"I had a great childhood," Foxworthy says. "I played every sport for the recreation center. My parents didn't make me pick one sport because they thought I was gonna play professional whatever. I played every sport, and it was weird back then because if you wanted a trophy, you had to finish in first place."

Naturally, the Twitter-verse reacted with division. People either loved the joke and shared with it flame emojis for speaking what they perceive to be as the truth they've heard a million times on right-leaning cable news and AM talk radio or knocked it as yet another baby boomer lambasting this new generation for rewarding participation over excellence. You know your joke sucks when Barstool Sports calls you out for it.

Foxworthy may be throwing a curveball with the joke but the landing is still tired, boring, been done to death and sent to wherever the souls of jokes go when they die. It screams "The Simpsons did it!" because The goddamn Simpsons actually did it in 2017 (see Season 28, Episode 18 called "A Father's Watch"). And at least that one's a set up to an actual joke that says something beyond what people who have Eric Clapton ringtones want to hear. Homer rails on to Marge about how "I never got a trophy when I was a kid and I turned out just ..." and interrupts himself to squeeze an entire tube of cookie dough into his mouth.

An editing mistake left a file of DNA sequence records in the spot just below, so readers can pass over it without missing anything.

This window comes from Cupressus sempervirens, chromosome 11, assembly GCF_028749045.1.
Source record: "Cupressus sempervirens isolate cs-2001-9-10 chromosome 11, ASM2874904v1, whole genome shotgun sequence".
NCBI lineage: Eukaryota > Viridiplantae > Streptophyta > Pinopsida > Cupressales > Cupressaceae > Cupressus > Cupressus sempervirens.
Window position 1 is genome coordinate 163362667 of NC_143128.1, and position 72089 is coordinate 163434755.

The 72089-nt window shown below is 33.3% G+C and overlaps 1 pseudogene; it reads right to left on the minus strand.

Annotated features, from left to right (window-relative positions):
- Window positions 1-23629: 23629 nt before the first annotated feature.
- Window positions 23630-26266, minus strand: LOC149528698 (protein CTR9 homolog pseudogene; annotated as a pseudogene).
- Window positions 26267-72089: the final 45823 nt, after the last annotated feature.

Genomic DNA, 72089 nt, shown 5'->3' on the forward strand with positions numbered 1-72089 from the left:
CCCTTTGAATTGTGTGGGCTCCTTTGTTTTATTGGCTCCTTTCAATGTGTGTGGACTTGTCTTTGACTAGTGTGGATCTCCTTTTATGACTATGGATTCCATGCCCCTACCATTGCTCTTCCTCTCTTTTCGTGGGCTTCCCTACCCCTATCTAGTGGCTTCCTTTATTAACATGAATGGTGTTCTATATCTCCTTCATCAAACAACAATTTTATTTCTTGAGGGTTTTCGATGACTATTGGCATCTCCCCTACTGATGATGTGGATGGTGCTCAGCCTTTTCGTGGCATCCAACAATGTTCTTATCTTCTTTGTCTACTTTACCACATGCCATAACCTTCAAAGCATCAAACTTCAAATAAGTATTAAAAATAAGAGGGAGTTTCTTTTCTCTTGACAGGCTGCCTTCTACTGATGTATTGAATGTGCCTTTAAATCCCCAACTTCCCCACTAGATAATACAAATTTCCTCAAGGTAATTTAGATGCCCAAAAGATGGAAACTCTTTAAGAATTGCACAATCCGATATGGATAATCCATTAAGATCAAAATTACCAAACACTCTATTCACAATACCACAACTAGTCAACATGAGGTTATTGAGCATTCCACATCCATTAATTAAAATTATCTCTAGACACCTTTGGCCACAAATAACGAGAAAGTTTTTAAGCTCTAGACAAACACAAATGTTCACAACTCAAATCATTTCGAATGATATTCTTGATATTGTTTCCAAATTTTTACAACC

The "participation trophies are a thing, waaa" joke practically built the career of podcaster and Dollar Store-Jeremy Clarkson, Adam Carolla, for his post-Man Show period. The same goes for Steve Harvey and Joe Rogan.

Comedian Gary Gulam has one similar joke but at least his is about why the tired cliché of the spittle inducing participation trophy trope is so misguided and repetitive: because it takes more than a faux-gold trophy to teach kids that life is mostly about losing.

Of course, one joke can't sum up a comedian's entire body of work or talent. The great George Carlin has a trophy joke hunk but it doesn't represent the spectrum of his artistry. He did at a time when it wasn't repeated ad nauseum for laughs or sympathy at someone's mortality and Carlin's entire career was an exaggerated semblance of himself onstage, whereas the others sound like Jordan Peterson if he had a personality.